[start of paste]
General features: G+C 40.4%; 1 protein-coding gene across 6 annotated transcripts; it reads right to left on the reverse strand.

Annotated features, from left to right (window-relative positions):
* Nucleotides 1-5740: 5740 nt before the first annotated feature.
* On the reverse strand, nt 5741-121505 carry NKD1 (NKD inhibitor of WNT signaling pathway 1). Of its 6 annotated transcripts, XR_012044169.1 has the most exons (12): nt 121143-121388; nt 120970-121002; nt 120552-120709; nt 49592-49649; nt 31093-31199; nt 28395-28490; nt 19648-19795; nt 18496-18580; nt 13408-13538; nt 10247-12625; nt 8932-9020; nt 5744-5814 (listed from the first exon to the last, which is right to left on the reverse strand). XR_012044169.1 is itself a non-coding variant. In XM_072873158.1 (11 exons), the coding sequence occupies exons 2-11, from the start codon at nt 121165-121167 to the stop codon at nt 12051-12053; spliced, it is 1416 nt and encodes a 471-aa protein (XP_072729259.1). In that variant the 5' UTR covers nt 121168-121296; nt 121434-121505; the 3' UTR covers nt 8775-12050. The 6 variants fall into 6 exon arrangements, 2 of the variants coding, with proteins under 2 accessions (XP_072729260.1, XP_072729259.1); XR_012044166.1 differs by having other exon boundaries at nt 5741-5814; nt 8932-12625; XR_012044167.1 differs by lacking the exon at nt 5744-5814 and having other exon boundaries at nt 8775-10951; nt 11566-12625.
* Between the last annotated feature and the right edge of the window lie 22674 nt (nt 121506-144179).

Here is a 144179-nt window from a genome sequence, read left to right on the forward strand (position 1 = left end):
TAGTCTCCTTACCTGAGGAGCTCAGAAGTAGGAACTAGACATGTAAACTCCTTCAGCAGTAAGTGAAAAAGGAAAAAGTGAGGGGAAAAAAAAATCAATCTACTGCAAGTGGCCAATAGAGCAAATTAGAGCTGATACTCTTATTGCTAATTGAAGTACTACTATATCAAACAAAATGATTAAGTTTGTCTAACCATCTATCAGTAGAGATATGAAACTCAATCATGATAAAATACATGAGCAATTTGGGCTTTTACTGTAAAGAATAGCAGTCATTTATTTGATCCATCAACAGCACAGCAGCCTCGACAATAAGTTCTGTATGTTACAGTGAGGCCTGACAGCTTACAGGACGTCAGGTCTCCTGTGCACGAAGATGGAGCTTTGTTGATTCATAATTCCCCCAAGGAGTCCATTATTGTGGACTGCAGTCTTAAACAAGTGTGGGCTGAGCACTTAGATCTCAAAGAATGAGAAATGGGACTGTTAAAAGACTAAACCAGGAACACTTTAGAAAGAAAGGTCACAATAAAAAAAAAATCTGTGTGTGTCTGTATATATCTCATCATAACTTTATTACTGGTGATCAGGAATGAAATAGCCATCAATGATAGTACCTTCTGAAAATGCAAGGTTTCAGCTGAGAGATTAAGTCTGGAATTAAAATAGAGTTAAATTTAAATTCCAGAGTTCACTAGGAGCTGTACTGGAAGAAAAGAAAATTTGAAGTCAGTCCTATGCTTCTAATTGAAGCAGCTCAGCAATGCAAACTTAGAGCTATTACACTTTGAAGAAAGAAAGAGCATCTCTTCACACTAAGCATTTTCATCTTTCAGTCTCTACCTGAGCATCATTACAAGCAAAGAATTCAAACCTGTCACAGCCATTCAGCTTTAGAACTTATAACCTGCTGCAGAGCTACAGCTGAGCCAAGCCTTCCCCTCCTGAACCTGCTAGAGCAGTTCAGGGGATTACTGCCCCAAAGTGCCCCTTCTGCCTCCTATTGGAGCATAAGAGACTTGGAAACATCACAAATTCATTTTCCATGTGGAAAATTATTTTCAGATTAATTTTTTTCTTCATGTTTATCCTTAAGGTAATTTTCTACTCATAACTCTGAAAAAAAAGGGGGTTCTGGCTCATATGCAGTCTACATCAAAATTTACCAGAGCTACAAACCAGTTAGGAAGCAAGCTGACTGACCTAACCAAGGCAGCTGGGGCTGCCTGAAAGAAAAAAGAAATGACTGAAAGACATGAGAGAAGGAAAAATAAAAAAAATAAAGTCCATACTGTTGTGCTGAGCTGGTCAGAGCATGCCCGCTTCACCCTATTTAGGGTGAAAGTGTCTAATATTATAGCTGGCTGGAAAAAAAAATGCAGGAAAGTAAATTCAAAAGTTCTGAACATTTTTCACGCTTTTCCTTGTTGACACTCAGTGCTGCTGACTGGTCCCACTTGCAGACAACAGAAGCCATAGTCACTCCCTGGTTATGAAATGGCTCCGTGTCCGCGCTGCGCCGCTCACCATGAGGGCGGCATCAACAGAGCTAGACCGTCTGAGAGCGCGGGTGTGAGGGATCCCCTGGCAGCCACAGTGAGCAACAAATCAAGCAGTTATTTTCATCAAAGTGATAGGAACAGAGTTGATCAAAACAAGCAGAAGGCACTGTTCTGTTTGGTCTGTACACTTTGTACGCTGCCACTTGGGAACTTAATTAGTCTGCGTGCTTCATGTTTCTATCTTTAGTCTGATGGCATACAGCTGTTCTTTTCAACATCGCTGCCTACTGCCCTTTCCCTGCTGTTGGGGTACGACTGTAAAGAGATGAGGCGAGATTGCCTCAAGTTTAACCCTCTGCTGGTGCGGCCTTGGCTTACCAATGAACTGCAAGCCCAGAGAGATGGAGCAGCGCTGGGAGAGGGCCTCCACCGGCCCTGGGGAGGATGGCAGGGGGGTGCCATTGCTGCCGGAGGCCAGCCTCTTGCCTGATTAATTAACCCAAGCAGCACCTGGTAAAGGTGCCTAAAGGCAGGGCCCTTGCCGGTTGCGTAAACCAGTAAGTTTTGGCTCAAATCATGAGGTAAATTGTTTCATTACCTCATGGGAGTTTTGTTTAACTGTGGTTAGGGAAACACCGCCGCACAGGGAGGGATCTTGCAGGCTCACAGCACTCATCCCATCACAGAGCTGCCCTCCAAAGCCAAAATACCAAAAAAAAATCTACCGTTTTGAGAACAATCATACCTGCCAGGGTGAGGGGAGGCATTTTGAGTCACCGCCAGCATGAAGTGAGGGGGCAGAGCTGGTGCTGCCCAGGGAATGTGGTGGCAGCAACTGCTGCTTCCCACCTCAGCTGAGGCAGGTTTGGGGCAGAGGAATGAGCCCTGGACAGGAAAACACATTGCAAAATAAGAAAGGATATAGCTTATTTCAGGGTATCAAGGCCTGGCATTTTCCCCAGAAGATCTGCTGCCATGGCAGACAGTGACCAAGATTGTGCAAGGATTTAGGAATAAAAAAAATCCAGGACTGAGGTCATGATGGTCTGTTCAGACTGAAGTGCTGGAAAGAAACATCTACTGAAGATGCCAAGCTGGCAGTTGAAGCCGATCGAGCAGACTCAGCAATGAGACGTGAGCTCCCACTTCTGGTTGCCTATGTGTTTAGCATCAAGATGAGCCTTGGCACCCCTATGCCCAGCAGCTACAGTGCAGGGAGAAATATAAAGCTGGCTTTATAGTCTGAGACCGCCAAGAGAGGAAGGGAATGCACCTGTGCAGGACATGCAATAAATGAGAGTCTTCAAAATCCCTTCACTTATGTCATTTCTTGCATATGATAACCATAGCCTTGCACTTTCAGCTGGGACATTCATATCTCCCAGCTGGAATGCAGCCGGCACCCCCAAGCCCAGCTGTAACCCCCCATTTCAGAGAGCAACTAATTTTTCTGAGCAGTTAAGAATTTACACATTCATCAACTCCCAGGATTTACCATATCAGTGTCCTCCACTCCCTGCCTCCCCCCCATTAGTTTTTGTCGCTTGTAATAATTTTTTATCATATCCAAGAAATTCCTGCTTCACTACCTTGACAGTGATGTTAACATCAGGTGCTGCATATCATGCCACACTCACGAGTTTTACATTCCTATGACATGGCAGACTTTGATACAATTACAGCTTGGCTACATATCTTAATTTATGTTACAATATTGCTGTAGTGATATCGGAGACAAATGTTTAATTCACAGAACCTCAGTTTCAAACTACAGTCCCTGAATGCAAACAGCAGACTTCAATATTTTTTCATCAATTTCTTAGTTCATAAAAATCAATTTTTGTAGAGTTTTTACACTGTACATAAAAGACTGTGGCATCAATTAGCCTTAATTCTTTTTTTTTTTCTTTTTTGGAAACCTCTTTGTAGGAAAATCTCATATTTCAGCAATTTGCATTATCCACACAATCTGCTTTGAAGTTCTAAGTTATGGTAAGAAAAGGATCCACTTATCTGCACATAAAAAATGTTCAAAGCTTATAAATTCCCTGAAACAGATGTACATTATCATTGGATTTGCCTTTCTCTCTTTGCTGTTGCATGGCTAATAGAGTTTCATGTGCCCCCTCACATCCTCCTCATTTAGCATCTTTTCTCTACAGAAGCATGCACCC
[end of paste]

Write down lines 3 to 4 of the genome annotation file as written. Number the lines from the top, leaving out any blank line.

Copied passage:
* Nucleotides 1-5740: 5740 nt before the first annotated feature.
* On the reverse strand, nt 5741-121505 carry NKD1 (NKD inhibitor of WNT signaling pathway 1). Of its 6 annotated transcripts, XR_012044169.1 has the most exons (12): nt 121143-121388; nt 120970-121002; nt 120552-120709; nt 49592-49649; nt 31093-31199; nt 28395-28490; nt 19648-19795; nt 18496-18580; nt 13408-13538; nt 10247-12625; nt 8932-9020; nt 5744-5814 (listed from the first exon to the last, which is right to left on the reverse strand). XR_012044169.1 is itself a non-coding variant. In XM_072873158.1 (11 exons), the coding sequence occupies exons 2-11, from the start codon at nt 121165-121167 to the stop codon at nt 12051-12053; spliced, it is 1416 nt and encodes a 471-aa protein (XP_072729259.1). In that variant the 5' UTR covers nt 121168-121296; nt 121434-121505; the 3' UTR covers nt 8775-12050. The 6 variants fall into 6 exon arrangements, 2 of the variants coding, with proteins under 2 accessions (XP_072729260.1, XP_072729259.1); XR_012044166.1 differs by having other exon boundaries at nt 5741-5814; nt 8932-12625; XR_012044167.1 differs by lacking the exon at nt 5744-5814 and having other exon boundaries at nt 8775-10951; nt 11566-12625.